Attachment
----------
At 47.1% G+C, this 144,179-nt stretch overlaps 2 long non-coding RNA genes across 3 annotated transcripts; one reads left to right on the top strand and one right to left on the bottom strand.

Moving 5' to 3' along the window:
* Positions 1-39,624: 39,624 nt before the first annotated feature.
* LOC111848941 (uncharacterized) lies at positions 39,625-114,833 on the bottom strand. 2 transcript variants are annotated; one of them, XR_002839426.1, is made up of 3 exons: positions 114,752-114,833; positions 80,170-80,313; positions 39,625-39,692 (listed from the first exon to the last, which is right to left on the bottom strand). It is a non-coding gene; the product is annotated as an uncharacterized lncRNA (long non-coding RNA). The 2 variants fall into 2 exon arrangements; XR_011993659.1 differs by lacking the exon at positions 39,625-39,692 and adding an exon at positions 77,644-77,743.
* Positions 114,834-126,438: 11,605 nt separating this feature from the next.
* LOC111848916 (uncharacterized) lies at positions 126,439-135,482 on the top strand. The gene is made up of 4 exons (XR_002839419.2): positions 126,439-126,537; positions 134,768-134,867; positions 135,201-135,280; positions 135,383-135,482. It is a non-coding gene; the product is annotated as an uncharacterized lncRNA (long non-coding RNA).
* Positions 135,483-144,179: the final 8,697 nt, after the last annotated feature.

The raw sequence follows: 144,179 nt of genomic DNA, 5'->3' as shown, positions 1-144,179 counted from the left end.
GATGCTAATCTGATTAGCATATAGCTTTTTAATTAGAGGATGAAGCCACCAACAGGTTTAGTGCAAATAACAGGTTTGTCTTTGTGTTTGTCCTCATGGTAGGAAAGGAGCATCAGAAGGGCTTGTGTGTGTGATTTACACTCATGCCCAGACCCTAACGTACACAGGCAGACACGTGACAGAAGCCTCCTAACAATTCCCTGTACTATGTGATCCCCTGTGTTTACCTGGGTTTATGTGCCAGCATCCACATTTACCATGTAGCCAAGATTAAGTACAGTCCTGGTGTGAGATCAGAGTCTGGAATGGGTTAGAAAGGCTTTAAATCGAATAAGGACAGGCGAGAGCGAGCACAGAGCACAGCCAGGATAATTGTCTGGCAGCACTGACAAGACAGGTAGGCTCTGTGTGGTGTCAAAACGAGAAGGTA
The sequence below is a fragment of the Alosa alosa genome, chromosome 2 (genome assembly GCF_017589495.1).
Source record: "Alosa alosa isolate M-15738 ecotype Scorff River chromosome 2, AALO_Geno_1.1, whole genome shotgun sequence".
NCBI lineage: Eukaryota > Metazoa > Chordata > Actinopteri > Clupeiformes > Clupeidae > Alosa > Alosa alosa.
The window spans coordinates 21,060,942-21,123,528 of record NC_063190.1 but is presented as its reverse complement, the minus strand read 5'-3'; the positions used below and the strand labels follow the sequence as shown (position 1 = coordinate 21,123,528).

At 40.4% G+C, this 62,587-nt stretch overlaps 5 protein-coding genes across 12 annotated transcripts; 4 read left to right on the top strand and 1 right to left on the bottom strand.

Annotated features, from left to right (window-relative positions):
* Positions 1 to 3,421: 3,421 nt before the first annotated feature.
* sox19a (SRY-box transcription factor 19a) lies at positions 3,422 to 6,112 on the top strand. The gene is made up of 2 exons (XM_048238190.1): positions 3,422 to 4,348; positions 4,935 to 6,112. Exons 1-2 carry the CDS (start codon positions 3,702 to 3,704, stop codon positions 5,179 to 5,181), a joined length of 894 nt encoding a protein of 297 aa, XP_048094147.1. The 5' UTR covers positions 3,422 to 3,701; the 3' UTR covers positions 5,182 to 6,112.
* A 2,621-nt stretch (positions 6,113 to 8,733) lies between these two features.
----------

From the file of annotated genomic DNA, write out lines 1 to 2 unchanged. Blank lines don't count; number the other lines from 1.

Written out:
At 47.1% G+C, this 144,179-nt stretch overlaps 2 long non-coding RNA genes across 3 annotated transcripts; one reads left to right on the top strand and one right to left on the bottom strand.

Moving 5' to 3' along the window: